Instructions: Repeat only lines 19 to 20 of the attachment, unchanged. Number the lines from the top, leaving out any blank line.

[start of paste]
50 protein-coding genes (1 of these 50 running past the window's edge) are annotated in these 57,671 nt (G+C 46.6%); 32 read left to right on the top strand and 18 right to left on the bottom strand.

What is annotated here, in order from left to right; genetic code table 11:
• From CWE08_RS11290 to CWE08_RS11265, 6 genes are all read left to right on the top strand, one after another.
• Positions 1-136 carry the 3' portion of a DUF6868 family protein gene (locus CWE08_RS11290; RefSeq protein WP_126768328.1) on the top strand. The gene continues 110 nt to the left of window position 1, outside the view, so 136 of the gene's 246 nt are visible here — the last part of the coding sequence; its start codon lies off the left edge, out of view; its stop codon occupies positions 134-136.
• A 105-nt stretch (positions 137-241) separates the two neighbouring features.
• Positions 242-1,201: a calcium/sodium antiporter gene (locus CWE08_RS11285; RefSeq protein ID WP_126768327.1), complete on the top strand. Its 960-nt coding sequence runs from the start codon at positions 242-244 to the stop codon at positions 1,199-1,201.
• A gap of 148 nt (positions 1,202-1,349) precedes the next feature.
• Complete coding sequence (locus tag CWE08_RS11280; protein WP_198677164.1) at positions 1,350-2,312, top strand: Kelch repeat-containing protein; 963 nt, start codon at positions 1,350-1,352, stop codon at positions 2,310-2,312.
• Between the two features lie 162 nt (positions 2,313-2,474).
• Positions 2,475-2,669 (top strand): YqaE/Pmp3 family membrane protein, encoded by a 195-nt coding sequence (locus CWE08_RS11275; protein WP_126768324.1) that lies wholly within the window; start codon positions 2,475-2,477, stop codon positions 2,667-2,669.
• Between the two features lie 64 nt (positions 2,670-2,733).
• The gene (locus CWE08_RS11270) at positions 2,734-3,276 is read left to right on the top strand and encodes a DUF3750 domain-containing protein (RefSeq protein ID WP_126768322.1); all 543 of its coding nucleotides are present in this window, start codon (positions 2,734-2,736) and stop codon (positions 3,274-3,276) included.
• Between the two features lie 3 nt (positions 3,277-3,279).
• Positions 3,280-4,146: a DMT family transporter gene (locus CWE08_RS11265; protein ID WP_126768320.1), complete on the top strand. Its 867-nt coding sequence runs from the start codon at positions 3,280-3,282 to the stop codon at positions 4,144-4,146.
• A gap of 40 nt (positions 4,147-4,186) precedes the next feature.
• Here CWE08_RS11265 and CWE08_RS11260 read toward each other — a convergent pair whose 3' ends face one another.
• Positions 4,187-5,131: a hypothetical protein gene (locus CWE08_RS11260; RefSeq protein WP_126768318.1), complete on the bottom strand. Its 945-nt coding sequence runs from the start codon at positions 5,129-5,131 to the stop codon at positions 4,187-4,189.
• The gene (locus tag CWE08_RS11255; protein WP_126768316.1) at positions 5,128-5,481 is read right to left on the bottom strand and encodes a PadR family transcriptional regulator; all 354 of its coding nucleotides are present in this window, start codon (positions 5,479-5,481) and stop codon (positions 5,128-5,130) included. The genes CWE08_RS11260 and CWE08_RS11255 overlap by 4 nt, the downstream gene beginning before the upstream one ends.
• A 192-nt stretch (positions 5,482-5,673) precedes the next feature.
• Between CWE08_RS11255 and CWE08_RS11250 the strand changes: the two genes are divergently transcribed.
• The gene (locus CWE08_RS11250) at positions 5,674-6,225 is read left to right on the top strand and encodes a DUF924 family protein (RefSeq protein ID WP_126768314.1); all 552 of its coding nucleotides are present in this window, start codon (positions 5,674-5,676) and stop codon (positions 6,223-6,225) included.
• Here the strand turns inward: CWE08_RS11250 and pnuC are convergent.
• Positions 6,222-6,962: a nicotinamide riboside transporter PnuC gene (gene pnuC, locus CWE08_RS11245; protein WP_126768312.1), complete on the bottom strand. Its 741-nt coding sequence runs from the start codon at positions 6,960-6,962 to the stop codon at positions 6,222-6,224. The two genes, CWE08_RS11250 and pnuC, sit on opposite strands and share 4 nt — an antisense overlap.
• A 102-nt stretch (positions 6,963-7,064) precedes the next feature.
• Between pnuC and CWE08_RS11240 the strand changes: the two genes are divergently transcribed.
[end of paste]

• A 192-nt stretch (positions 5,482-5,673) precedes the next feature.
• Between CWE08_RS11255 and CWE08_RS11250 the strand changes: the two genes are divergently transcribed.